The Knesset is not expected to name a new House Committee until after the coming election, so the debate over immunity can be expected to be postponed for a months, at the very least. If a new government is not formed after the March election, either, then the discussion of Netanyahu’s immunity could be put off for a much longer time. The indictments cannot officially be filed with the courts until the House Committee completes its handling of the immunity request.
So when will the trial begin?
The immunity process, a necessary step before beginning a trial, could take quite a long time. The legal process in court will only begin after the Knesset completes its handling of the immunity request – and any of the expected appeals to the High Court on matter. In addition, it will be possible to delay the legal process by means of various legal moves, such as requests for evidentiary discovery. If the State Prosecutor’s Office refuses to hand over the requested materials, this too could have to be adjudicated in a separate proceeding. The greater the defendant’s interest in delaying the trial, the longer the process could take – and discovery requests could take up to a year.
What has Netanyahu said so far about the possibility he will request immunity?
Netanyahu may have said that “immunity is a cornerstone of democracy,” but during the two previous elections campaigns in the past year he has publicly belittled the possibility he would ask for immunity – and once he even staunchly denied he would request it.
In an interview with Channel 12 News before April's election, Netanyahu was asked if he would try to advance a law, or any other step, to avert being put on trial. He said of course he wouldn’t do so, adding that what would put an end to any possibility of a trial were “the facts themselves.”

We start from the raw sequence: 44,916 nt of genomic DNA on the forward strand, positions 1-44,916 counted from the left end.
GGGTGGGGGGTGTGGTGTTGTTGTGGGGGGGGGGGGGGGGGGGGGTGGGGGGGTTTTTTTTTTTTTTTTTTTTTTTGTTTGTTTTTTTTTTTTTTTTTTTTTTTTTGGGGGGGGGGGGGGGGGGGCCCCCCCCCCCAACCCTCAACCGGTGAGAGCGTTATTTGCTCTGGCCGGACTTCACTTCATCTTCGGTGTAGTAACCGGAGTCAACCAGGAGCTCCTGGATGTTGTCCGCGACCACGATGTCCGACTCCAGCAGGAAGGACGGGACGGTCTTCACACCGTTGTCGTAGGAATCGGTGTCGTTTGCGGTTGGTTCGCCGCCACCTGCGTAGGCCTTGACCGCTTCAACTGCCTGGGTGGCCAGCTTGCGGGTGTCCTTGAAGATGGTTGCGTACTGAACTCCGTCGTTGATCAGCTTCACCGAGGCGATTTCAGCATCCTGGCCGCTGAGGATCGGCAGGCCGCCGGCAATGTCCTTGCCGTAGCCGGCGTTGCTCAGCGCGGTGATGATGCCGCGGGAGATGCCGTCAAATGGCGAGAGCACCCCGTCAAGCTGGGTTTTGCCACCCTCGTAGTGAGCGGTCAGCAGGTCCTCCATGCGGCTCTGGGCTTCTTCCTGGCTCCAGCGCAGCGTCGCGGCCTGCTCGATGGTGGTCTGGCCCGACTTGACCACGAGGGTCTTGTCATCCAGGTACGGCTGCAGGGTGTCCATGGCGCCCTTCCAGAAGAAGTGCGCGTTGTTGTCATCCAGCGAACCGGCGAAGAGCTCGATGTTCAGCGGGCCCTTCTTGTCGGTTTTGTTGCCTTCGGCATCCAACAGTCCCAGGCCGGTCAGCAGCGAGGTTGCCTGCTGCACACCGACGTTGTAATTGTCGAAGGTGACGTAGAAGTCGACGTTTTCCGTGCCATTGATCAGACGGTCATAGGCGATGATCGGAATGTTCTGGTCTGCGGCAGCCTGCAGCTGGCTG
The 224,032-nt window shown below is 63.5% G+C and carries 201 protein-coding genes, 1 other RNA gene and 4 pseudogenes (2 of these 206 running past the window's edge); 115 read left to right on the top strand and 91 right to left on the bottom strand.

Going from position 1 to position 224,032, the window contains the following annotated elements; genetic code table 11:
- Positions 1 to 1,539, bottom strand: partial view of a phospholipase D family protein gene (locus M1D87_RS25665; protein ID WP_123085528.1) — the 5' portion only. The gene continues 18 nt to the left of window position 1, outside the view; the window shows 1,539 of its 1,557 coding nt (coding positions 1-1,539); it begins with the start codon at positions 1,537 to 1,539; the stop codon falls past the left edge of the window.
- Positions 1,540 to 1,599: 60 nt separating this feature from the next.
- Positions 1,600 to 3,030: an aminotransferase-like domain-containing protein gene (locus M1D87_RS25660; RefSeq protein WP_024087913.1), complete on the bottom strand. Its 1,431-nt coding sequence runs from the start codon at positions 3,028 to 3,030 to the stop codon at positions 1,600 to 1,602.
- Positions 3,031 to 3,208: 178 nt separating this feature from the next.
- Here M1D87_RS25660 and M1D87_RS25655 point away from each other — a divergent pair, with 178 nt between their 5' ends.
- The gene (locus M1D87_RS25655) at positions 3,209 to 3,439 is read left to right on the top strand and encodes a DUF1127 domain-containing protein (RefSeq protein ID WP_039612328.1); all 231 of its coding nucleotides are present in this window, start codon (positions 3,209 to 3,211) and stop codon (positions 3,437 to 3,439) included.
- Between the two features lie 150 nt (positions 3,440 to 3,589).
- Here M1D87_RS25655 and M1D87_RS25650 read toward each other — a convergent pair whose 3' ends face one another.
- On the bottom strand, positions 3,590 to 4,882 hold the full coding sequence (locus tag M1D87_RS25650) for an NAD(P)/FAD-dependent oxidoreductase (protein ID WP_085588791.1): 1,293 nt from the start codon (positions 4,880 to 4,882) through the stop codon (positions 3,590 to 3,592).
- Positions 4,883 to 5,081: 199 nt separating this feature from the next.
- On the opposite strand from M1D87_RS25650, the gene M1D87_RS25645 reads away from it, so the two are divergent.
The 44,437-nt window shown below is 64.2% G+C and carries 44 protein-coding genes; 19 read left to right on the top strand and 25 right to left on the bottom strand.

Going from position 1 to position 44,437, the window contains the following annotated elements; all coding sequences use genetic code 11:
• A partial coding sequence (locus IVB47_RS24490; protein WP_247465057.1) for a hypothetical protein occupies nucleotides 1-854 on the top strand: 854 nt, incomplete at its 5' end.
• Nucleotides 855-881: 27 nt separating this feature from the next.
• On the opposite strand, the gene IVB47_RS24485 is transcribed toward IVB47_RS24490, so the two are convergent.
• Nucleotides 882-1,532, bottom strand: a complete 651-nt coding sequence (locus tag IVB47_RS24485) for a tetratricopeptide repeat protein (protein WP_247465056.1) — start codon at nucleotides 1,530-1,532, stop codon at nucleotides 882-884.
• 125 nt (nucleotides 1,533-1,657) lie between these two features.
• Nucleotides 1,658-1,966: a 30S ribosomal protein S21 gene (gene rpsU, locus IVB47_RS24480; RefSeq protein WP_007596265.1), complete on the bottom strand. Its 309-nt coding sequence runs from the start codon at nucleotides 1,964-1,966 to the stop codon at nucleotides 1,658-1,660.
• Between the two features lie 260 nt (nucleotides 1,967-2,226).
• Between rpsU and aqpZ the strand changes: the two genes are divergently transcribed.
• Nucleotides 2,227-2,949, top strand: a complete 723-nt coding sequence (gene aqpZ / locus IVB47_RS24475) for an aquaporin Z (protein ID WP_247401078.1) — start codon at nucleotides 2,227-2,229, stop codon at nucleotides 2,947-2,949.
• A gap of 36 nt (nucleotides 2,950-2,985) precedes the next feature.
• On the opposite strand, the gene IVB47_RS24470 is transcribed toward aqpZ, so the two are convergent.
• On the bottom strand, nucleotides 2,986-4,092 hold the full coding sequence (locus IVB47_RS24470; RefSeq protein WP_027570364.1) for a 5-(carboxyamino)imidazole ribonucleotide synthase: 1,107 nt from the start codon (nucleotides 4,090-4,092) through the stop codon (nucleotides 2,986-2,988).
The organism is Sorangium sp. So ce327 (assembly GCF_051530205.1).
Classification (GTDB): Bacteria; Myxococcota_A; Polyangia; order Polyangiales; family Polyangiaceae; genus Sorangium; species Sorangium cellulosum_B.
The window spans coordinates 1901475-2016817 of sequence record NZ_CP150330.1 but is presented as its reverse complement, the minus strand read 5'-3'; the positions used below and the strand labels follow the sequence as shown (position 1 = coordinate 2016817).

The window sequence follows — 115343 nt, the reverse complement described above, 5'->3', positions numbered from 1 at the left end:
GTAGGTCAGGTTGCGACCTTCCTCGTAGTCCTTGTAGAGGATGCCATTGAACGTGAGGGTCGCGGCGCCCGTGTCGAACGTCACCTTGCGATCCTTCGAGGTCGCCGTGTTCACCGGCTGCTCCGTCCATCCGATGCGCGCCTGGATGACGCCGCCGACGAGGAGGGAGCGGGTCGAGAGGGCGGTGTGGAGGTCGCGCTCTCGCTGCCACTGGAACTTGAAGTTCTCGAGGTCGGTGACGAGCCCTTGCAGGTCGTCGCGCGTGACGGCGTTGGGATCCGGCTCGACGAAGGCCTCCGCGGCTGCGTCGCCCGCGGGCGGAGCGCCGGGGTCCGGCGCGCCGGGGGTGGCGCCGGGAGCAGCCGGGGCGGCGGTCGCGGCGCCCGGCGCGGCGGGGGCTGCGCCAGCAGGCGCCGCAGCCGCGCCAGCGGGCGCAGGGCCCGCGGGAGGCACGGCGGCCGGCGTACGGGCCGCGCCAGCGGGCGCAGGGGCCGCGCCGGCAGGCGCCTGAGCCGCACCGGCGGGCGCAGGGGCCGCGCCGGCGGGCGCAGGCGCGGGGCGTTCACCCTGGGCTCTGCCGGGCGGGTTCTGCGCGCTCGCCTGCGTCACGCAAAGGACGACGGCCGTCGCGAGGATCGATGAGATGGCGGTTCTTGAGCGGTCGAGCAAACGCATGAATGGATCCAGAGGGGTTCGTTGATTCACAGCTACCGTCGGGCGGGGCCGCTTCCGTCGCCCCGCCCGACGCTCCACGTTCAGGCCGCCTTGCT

When the interviewer pressed him further, asking whether he unequivocally promised that neither he nor any one of his close supporters would act to prevent him from facing trial, Netanyahu said: “I don’t know, I haven’t dealt with that. This is the first time someone has asked me and I haven’t thought [about it]. I haven’t done so and therefore I don’t think I’ll do it. I believe that I won’t do it.”
Can Netanyahu become prime minister, even if the president does not confer on him the task of forming a new government?
The surprising answer is yes, under certain circumstances. Seemingly, the key to forming the next government is in the hands of President Reuven Rivlin. The letter of the law does not limit his authority to ask a candidate who is under indictment to form a new government. But Rivlin could decide that this would be improper ethically, and grant a different candidate the task of forming a government. The justices of the High Court or an official legal opinion could also possibly prevent Netanyahu from becoming a candidate to establish a new government, saying such a step is flawed legally.
Nonetheless, Netanyahu’s lawyers have made it clear in a brief they submitted to the High Court of Justice that the president cannot be prevented from asking Netanyahu to form a government, because he could wind up winning a mandate to form a government no matter how many votes his Likud party wins in March. What they were hinting at was that Netanyahu could potentially recruit a coalition of 61 MKs to support a different, straw candidate to the president. A few days after a new government is sworn in under the straw candidate, Likud could introduce a no-confidence motion resolution against the new government, which under the law would include a vote of support for an alternative government.
In such a case, Likud could present an alternative government headed by Netanyahu, in spite of the indictments against him, and he would become prime minister after a vote is held. In such a case, the final decision as to the legality of Netanyahu’s reappointment as prime minister would likely still be in the High Court's hands.